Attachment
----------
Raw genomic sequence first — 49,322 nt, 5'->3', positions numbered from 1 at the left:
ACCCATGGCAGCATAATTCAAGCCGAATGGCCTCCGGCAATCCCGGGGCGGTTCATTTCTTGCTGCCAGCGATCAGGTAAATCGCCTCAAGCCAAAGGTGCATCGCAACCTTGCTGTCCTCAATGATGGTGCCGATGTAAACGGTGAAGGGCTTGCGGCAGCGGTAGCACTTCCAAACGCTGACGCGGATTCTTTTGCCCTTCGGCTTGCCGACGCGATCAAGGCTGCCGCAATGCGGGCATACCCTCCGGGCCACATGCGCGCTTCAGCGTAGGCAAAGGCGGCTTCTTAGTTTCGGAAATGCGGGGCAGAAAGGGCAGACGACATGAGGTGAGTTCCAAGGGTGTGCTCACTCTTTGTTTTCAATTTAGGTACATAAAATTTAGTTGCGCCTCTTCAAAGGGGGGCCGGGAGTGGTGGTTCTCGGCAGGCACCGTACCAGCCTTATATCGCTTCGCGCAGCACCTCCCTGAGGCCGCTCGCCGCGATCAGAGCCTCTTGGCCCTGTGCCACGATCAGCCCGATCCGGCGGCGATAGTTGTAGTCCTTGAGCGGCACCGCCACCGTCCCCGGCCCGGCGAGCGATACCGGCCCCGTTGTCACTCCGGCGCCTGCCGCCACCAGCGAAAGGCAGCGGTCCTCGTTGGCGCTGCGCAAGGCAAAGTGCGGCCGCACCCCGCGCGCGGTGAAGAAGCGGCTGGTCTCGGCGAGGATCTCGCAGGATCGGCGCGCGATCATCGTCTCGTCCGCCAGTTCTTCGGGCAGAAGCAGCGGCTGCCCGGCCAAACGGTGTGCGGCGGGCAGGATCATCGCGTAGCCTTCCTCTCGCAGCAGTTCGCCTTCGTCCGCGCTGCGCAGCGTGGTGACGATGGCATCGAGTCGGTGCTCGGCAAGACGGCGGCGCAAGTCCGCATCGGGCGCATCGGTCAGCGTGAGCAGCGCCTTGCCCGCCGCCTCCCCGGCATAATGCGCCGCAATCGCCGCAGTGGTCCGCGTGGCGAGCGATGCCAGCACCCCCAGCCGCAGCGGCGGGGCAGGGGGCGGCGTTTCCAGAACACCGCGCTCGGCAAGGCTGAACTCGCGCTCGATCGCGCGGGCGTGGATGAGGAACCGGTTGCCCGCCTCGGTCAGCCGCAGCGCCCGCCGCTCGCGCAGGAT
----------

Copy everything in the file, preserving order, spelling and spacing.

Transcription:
Raw genomic sequence first — 49,322 nt, 5'->3', positions numbered from 1 at the left:
ACCCATGGCAGCATAATTCAAGCCGAATGGCCTCCGGCAATCCCGGGGCGGTTCATTTCTTGCTGCCAGCGATCAGGTAAATCGCCTCAAGCCAAAGGTGCATCGCAACCTTGCTGTCCTCAATGATGGTGCCGATGTAAACGGTGAAGGGCTTGCGGCAGCGGTAGCACTTCCAAACGCTGACGCGGATTCTTTTGCCCTTCGGCTTGCCGACGCGATCAAGGCTGCCGCAATGCGGGCATACCCTCCGGGCCACATGCGCGCTTCAGCGTAGGCAAAGGCGGCTTCTTAGTTTCGGAAATGCGGGGCAGAAAGGGCAGACGACATGAGGTGAGTTCCAAGGGTGTGCTCACTCTTTGTTTTCAATTTAGGTACATAAAATTTAGTTGCGCCTCTTCAAAGGGGGGCCGGGAGTGGTGGTTCTCGGCAGGCACCGTACCAGCCTTATATCGCTTCGCGCAGCACCTCCCTGAGGCCGCTCGCCGCGATCAGAGCCTCTTGGCCCTGTGCCACGATCAGCCCGATCCGGCGGCGATAGTTGTAGTCCTTGAGCGGCACCGCCACCGTCCCCGGCCCGGCGAGCGATACCGGCCCCGTTGTCACTCCGGCGCCTGCCGCCACCAGCGAAAGGCAGCGGTCCTCGTTGGCGCTGCGCAAGGCAAAGTGCGGCCGCACCCCGCGCGCGGTGAAGAAGCGGCTGGTCTCGGCGAGGATCTCGCAGGATCGGCGCGCGATCATCGTCTCGTCCGCCAGTTCTTCGGGCAGAAGCAGCGGCTGCCCGGCCAAACGGTGTGCGGCGGGCAGGATCATCGCGTAGCCTTCCTCTCGCAGCAGTTCGCCTTCGTCCGCGCTGCGCAGCGTGGTGACGATGGCATCGAGTCGGTGCTCGGCAAGACGGCGGCGCAAGTCCGCATCGGGCGCATCGGTCAGCGTGAGCAGCGCCTTGCCCGCCGCCTCCCCGGCATAATGCGCCGCAATCGCCGCAGTGGTCCGCGTGGCGAGCGATGCCAGCACCCCCAGCCGCAGCGGCGGGGCAGGGGGCGGCGTTTCCAGAACACCGCGCTCGGCAAGGCTGAACTCGCGCTCGATCGCGCGGGCGTGGATGAGGAACCGGTTGCCCGCCTCGGTCAGCCGCAGCGCCCGCCGCTCGCGCAGGAT